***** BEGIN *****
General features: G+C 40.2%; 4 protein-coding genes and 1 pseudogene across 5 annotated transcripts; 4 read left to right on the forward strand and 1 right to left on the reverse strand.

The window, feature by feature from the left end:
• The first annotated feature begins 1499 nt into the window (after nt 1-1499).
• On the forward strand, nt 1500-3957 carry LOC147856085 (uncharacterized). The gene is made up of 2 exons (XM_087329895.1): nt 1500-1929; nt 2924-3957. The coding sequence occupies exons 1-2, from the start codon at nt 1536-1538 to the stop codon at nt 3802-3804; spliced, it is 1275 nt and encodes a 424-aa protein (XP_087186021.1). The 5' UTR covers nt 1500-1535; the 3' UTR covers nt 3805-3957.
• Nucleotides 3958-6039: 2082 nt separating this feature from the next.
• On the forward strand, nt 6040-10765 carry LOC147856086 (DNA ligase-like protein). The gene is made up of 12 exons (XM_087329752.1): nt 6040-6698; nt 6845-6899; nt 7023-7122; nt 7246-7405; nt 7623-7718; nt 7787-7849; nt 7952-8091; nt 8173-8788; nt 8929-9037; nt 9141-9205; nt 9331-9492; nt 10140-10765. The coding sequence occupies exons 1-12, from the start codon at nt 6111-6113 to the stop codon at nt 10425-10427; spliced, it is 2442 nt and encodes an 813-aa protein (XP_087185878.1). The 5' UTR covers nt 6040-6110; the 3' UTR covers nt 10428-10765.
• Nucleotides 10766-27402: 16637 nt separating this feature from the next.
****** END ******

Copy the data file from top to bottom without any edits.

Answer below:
General features: G+C 40.2%; 4 protein-coding genes and 1 pseudogene across 5 annotated transcripts; 4 read left to right on the forward strand and 1 right to left on the reverse strand.

The window, feature by feature from the left end:
• The first annotated feature begins 1499 nt into the window (after nt 1-1499).
• On the forward strand, nt 1500-3957 carry LOC147856085 (uncharacterized). The gene is made up of 2 exons (XM_087329895.1): nt 1500-1929; nt 2924-3957. The coding sequence occupies exons 1-2, from the start codon at nt 1536-1538 to the stop codon at nt 3802-3804; spliced, it is 1275 nt and encodes a 424-aa protein (XP_087186021.1). The 5' UTR covers nt 1500-1535; the 3' UTR covers nt 3805-3957.
• Nucleotides 3958-6039: 2082 nt separating this feature from the next.
• On the forward strand, nt 6040-10765 carry LOC147856086 (DNA ligase-like protein). The gene is made up of 12 exons (XM_087329752.1): nt 6040-6698; nt 6845-6899; nt 7023-7122; nt 7246-7405; nt 7623-7718; nt 7787-7849; nt 7952-8091; nt 8173-8788; nt 8929-9037; nt 9141-9205; nt 9331-9492; nt 10140-10765. The coding sequence occupies exons 1-12, from the start codon at nt 6111-6113 to the stop codon at nt 10425-10427; spliced, it is 2442 nt and encodes an 813-aa protein (XP_087185878.1). The 5' UTR covers nt 6040-6110; the 3' UTR covers nt 10428-10765.
• Nucleotides 10766-27402: 16637 nt separating this feature from the next.